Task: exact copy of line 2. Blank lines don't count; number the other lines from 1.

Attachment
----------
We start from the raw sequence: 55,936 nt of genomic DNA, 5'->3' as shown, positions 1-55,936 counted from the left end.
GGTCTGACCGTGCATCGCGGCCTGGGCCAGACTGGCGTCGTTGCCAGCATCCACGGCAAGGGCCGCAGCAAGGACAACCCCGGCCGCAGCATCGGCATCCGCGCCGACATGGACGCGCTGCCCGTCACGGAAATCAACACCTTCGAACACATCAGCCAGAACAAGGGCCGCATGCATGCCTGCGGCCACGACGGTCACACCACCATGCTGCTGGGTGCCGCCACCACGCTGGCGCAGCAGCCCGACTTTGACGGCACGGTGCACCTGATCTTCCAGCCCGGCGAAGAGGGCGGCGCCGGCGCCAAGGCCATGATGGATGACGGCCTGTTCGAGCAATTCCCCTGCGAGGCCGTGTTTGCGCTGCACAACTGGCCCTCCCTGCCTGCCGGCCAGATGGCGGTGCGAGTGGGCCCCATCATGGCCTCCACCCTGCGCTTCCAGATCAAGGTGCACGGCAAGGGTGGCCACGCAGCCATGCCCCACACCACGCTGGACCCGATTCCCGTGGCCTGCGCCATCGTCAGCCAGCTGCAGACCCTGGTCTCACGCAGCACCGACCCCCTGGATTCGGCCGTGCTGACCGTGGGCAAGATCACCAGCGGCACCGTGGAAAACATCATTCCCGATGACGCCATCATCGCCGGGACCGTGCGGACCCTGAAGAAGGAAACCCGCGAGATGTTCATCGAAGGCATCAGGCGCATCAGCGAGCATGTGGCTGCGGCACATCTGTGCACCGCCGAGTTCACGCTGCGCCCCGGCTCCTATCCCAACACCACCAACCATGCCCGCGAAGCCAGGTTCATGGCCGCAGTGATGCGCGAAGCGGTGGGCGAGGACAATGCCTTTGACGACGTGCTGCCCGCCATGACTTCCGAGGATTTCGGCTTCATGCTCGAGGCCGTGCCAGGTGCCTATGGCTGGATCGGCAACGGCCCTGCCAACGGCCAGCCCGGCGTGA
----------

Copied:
GGTCTGACCGTGCATCGCGGCCTGGGCCAGACTGGCGTCGTTGCCAGCATCCACGGCAAGGGCCGCAGCAAGGACAACCCCGGCCGCAGCATCGGCATCCGCGCCGACATGGACGCGCTGCCCGTCACGGAAATCAACACCTTCGAACACATCAGCCAGAACAAGGGCCGCATGCATGCCTGCGGCCACGACGGTCACACCACCATGCTGCTGGGTGCCGCCACCACGCTGGCGCAGCAGCCCGACTTTGACGGCACGGTGCACCTGATCTTCCAGCCCGGCGAAGAGGGCGGCGCCGGCGCCAAGGCCATGATGGATGACGGCCTGTTCGAGCAATTCCCCTGCGAGGCCGTGTTTGCGCTGCACAACTGGCCCTCCCTGCCTGCCGGCCAGATGGCGGTGCGAGTGGGCCCCATCATGGCCTCCACCCTGCGCTTCCAGATCAAGGTGCACGGCAAGGGTGGCCACGCAGCCATGCCCCACACCACGCTGGACCCGATTCCCGTGGCCTGCGCCATCGTCAGCCAGCTGCAGACCCTGGTCTCACGCAGCACCGACCCCCTGGATTCGGCCGTGCTGACCGTGGGCAAGATCACCAGCGGCACCGTGGAAAACATCATTCCCGATGACGCCATCATCGCCGGGACCGTGCGGACCCTGAAGAAGGAAACCCGCGAGATGTTCATCGAAGGCATCAGGCGCATCAGCGAGCATGTGGCTGCGGCACATCTGTGCACCGCCGAGTTCACGCTGCGCCCCGGCTCCTATCCCAACACCACCAACCATGCCCGCGAAGCCAGGTTCATGGCCGCAGTGATGCGCGAAGCGGTGGGCGAGGACAATGCCTTTGACGACGTGCTGCCCGCCATGACTTCCGAGGATTTCGGCTTCATGCTCGAGGCCGTGCCAGGTGCCTATGGCTGGATCGGCAACGGCCCTGCCAACGGCCAGCCCGGCGTGA